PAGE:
Antidiabetic drugs, insulin, sulfonylurea and metformin are associated with a decreased risk of prostate cancer, investigators report.
“Recent studies have reported a decreased prostate cancer risk for diabetic men, although the evidence is controversial,” lead author Dr. Teemu J. Murtola and colleagues write. “It is currently unclear whether use of antidiabetic medication affects the association between diabetes and prostate cancer.”
To better define this association, the researchers examined newly diagnosed cases of prostate cancer between 1995 to 2002 from the Finnish Cancer Registry. The Population Register Center was used to randomly select matched controls, yielding a total of 24,723 case-control pairs. The authors also used a comprehensive prescription database to obtain information on medication use.
The subjects were a median of 68 years old. Oral antidiabetic drugs were used by 7.5% of men with prostate cancer and by 8.4% of controls. The prevalence of insulin use was 2.5% in the cases and 3.0% in the controls, according to the report.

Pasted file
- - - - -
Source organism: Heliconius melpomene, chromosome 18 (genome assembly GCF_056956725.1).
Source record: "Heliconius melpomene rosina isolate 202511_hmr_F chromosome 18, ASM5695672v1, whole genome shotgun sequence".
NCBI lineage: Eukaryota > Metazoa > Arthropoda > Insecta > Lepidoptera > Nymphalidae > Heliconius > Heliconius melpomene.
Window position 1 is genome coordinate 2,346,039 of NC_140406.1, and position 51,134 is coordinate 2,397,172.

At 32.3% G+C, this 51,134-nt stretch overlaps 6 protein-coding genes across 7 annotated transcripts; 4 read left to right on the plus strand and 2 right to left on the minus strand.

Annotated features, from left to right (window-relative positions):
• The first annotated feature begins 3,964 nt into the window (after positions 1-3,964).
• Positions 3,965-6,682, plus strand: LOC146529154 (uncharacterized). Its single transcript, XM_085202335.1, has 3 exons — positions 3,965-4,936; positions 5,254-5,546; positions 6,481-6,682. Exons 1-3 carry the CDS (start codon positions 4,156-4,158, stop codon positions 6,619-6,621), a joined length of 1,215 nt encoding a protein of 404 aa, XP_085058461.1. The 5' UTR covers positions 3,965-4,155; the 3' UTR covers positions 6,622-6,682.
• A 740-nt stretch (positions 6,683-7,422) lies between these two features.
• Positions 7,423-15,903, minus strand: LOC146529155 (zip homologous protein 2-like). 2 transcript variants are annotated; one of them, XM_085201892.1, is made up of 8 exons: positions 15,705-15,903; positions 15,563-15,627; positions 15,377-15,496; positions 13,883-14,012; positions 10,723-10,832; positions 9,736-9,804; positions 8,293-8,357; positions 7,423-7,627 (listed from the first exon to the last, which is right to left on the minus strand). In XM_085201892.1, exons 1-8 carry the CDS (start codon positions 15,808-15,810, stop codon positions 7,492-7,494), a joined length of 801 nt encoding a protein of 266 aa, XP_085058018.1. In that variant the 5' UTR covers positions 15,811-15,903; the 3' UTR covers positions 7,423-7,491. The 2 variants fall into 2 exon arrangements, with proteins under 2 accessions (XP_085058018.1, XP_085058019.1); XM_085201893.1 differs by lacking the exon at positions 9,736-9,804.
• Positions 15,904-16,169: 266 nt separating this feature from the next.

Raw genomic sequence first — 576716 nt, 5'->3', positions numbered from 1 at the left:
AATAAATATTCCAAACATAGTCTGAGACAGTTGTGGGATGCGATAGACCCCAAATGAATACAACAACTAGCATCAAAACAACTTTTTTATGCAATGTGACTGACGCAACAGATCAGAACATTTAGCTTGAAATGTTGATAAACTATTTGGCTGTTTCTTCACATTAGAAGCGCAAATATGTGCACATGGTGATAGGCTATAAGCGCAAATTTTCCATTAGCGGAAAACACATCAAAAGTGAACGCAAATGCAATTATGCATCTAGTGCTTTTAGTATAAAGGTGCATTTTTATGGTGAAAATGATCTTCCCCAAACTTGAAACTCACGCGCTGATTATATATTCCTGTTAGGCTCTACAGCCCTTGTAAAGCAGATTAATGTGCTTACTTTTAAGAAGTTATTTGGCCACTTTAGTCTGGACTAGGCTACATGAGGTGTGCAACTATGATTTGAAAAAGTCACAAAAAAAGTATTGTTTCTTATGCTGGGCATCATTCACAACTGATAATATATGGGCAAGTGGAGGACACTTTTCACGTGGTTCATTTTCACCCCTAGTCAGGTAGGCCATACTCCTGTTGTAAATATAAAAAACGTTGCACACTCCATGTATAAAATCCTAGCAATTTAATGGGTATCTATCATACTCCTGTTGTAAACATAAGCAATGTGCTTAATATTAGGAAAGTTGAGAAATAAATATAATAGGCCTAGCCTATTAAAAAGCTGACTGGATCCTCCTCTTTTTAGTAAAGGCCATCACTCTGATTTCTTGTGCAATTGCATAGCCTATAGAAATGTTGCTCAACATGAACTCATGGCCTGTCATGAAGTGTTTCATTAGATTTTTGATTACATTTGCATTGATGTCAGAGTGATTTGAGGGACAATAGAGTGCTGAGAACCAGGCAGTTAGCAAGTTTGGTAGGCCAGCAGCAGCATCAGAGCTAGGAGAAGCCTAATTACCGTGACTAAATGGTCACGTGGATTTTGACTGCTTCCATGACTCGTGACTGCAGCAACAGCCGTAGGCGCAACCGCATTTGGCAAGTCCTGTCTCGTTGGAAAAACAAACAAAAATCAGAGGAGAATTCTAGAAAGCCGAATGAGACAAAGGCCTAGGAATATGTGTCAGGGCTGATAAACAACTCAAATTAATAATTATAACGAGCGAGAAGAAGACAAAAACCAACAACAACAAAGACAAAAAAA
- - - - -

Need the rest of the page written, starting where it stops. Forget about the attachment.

An association was observed between ever using any antidiabetic medication and a decreased risk of prostate cancer (adjusted OR = 0.84). The decreased risk was comparable for all antidiabetic drugs, including metformin, sulfonylureas and insulin. The investigators found that the overall risk, as well as the risk of advanced prostate cancer, decreased with the amount and duration of medication use.
“The potential mechanism behind decreased prostate cancer risk for diabetic men is currently unclear,” Dr. Murtola’s group notes. “Most likely, the changes in endogenous hormone metabolism occurring in diabetes have an important role.”
Am J Epidemiol 2008;168:925-931.